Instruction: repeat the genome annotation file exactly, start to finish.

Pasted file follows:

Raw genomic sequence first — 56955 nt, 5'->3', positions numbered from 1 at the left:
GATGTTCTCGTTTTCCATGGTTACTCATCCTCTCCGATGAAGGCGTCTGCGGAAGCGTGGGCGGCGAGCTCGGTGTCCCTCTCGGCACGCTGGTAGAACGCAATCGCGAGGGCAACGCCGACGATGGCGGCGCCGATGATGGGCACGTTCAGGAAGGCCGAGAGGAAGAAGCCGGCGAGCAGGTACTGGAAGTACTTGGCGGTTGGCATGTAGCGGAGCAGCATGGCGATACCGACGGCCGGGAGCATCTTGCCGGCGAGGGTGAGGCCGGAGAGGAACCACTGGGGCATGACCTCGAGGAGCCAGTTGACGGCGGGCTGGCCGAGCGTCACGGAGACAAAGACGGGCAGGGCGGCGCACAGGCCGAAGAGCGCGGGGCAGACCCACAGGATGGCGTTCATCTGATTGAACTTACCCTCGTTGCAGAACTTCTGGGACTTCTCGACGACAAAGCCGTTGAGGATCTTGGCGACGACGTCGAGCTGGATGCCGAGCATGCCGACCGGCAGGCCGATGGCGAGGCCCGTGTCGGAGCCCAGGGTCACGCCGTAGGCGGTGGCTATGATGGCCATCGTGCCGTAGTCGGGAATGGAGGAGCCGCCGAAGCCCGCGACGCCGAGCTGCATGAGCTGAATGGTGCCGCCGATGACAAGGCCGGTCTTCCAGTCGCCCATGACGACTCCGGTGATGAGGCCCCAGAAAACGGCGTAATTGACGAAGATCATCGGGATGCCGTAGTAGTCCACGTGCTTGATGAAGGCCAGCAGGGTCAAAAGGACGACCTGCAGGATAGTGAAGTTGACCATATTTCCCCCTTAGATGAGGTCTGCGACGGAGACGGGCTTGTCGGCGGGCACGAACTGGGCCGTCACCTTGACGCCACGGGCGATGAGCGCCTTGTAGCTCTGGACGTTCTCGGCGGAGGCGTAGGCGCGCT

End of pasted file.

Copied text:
Raw genomic sequence first — 56955 nt, 5'->3', positions numbered from 1 at the left:
GATGTTCTCGTTTTCCATGGTTACTCATCCTCTCCGATGAAGGCGTCTGCGGAAGCGTGGGCGGCGAGCTCGGTGTCCCTCTCGGCACGCTGGTAGAACGCAATCGCGAGGGCAACGCCGACGATGGCGGCGCCGATGATGGGCACGTTCAGGAAGGCCGAGAGGAAGAAGCCGGCGAGCAGGTACTGGAAGTACTTGGCGGTTGGCATGTAGCGGAGCAGCATGGCGATACCGACGGCCGGGAGCATCTTGCCGGCGAGGGTGAGGCCGGAGAGGAACCACTGGGGCATGACCTCGAGGAGCCAGTTGACGGCGGGCTGGCCGAGCGTCACGGAGACAAAGACGGGCAGGGCGGCGCACAGGCCGAAGAGCGCGGGGCAGACCCACAGGATGGCGTTCATCTGATTGAACTTACCCTCGTTGCAGAACTTCTGGGACTTCTCGACGACAAAGCCGTTGAGGATCTTGGCGACGACGTCGAGCTGGATGCCGAGCATGCCGACCGGCAGGCCGATGGCGAGGCCCGTGTCGGAGCCCAGGGTCACGCCGTAGGCGGTGGCTATGATGGCCATCGTGCCGTAGTCGGGAATGGAGGAGCCGCCGAAGCCCGCGACGCCGAGCTGCATGAGCTGAATGGTGCCGCCGATGACAAGGCCGGTCTTCCAGTCGCCCATGACGACTCCGGTGATGAGGCCCCAGAAAACGGCGTAATTGACGAAGATCATCGGGATGCCGTAGTAGTCCACGTGCTTGATGAAGGCCAGCAGGGTCAAAAGGACGACCTGCAGGATAGTGAAGTTGACCATATTTCCCCCTTAGATGAGGTCTGCGACGGAGACGGGCTTGTCGGCGGGCACGAACTGGGCCGTCACCTTGACGCCACGGGCGATGAGCGCCTTGTAGCTCTGGACGTTCTCGGCGGAGGCGTAGGCGCGCT